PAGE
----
Column | Curating soundscapes to enhance urban liveability

Kochi backwaters
A neighbourhood by the backwaters in Kochi, Kerala. Photo: Ann Rochyne Thomas

A city's soundscape or the auditory component of its landscape is vital to its experience, yet urban design is primarily concerned with the visio-spatial experience. To enhance the quality of the urban environment, the focus of the existing noise management approach on merely reducing 'noise' or undesirable sounds is insufficient.

Soundscape as a resource and heritage

Sound is an existential necessity with ecological and social value. Natural soundscapes are beneficial to human health, and cultural soundscapes are an important part of a city's heritage. Noise can be utilized as a resource to structure the categorical space of noises in a city to enhance the quality of its urban environment. It is possible to mask undesirable anthrophonies or human-generated mechanical sounds by using geophonies such as wind and water flow, as well as biophonies produced by living beings.

The changing soundscape of a city provides insight into its life and culture both spatially and temporally. In a multi-sensorial and complex urban setting, diverse sense modalities interact with our auditory judgments to determine how we perceive and experience the sonic environment, both individually and collectively.

Employing auditory-visual stimulants to enhance urban design

A city's soundscape can be improved by preserving its distinct sound pattern, which gives it character and makes life more meaningful for its human and non-human populations. Different sources of sound command varying degrees of attention depending on their intensity as well as their significance and relevance to the listener. The congruence of a soundscape, or how the sounds blend in with the urban surroundings, also influences perception.

To give individual and societal meaning to the impact of sound on city dwellers, a comprehensive evaluation must include psychological, physiological, and sociological aspects in addition to physical factors. Accounting for people's subjective perceptions of urban noise can help us see noise in a more positive light.

Urban morphologies generate distinct urban soundscapes. Soundscape planning requires shaping territories based on sound signals by creating less homogeneous acoustic environments with the goal of masking undesirable sounds with desirable sounds.

A soundscape approach to urban design involves establishing spaces that amplify desirable sounds like flowing water while eliminating or reducing undesirable sounds such as traffic. Design elements such as vegetation and other noise barriers, as well as topography designs can be used to mitigate undesirable noise in a city's soundscape.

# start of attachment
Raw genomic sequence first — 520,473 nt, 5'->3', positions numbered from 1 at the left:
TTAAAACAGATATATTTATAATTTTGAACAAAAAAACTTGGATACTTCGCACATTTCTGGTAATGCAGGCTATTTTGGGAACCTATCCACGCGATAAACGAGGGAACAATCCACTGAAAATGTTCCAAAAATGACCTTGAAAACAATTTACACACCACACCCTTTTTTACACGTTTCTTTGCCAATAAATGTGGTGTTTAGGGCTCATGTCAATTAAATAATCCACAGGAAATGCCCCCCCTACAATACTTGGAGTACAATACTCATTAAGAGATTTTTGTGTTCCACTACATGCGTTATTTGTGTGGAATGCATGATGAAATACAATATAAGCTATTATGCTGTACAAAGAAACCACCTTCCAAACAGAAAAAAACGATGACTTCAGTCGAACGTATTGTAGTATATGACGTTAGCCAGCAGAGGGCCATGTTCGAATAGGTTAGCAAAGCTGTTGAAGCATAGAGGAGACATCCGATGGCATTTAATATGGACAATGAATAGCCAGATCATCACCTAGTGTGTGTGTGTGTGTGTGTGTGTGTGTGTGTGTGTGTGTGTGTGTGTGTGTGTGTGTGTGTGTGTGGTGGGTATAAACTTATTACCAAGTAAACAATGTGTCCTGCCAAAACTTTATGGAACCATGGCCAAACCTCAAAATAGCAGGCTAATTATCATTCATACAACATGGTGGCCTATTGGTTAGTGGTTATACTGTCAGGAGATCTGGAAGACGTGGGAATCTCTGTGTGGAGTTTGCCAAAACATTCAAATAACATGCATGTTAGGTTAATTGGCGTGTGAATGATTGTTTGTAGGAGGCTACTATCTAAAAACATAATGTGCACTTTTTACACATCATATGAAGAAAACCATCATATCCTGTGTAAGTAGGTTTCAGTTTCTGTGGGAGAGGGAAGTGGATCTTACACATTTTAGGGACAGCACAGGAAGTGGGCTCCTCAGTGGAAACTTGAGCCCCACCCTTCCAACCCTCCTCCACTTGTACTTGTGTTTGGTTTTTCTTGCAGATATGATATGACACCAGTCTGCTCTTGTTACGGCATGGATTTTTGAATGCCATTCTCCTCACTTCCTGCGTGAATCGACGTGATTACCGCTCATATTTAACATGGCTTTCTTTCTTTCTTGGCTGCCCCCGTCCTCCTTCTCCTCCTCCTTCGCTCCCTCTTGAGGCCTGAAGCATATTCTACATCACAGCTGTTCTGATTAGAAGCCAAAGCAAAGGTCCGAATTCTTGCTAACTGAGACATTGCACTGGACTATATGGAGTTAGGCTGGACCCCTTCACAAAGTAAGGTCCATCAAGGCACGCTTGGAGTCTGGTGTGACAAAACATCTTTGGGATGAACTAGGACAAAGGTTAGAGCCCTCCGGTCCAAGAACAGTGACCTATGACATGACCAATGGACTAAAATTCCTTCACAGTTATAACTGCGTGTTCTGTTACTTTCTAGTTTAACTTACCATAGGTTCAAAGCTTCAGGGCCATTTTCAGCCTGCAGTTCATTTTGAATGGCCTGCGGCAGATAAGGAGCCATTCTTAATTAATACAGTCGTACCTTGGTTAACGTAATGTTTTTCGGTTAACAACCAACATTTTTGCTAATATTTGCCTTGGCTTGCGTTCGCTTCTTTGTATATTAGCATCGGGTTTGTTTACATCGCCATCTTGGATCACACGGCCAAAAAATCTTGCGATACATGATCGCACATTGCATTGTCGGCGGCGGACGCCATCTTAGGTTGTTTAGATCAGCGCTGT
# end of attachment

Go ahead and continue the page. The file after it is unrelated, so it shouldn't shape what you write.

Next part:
Achieving a balance between audio-visual congruency and attention focusing

Source visibility and noise perception are influenced by audio-visual congruency and attention focusing. Adding a visual stimulus on top of an auditory stimulus may cause the noise source to receive more attention. When sound pressure levels are low, it is best to conceal the source, to avoid drawing attention to it. Natural sounds like bird calls or leaf rustling divert the listener's attention away from unpleasant sound sources when they are obscured by vegetation. Some bird sounds have been linked to feelings of relief from cognitive fatigue. Neighbourhood green that is not directly visible is also beneficial, albeit with a smaller impact on noise perception. Individual variances in noise sensitivity and environmental preference, however, influence psychological restorative outcomes.

Reduced visibility may be accompanied by a reduction in apparent loudness as long as the source is visible. When the source is completely obscured from view, the effect is reversed. Throughout evolution, the sense of hearing has evolved for detecting and reacting to danger. If a reasonably loud noise event is not accompanied by a corresponding visual stimulus, it may be perceived as an ambiguous threat. Visual screening without adequate noise reduction contradicts expectations, and the loudness may be overestimated due to audio-visual incongruency. As a result, areas with higher levels of sound pressure require audio-visual coherence rather than congruence. In urban environments, fences and vegetation that provide partial visibility can help maintain the balance of focus and audio-visual congruence.

Fine-tuning an ambient soundscape

The landscape components of an urban soundscape must be carefully selected to optimize the psycho-social experience. An ideal soundscape configuration supports vital natural acoustic phenomena such as bird calls while also facilitating important economic and social activities such as street trading. If tranquillity is the priority, ambient noise must be controlled through vegetative and non-vegetative sound barriers. If the goal is to maintain the vibrancy of the soundscape, the focus must be on landscape ecology in order to improve biodiversity and the integrity of water features. To preserve sonic representativeness, the 'sound mark,' or the most representative sound of a specific place or time, must be treated as cultural heritage, and its location of propagation must be preserved.

A well-designed sonic environment can stimulate psychological restoration and improve physiological well-being, positively impacting urban public health. It can promote social engagement, increase subjective safety, and create sound signatures for cities. This would only be possible with increased cooperation between experts in the environmental and social sciences, urban planners, and citizens—the creators of urban sounds.

(Ann Rochyne Thomas is a bio-climatic spatial planner and founder of the Centre for Climate Resilience - a sustainability and climate change advisory.)

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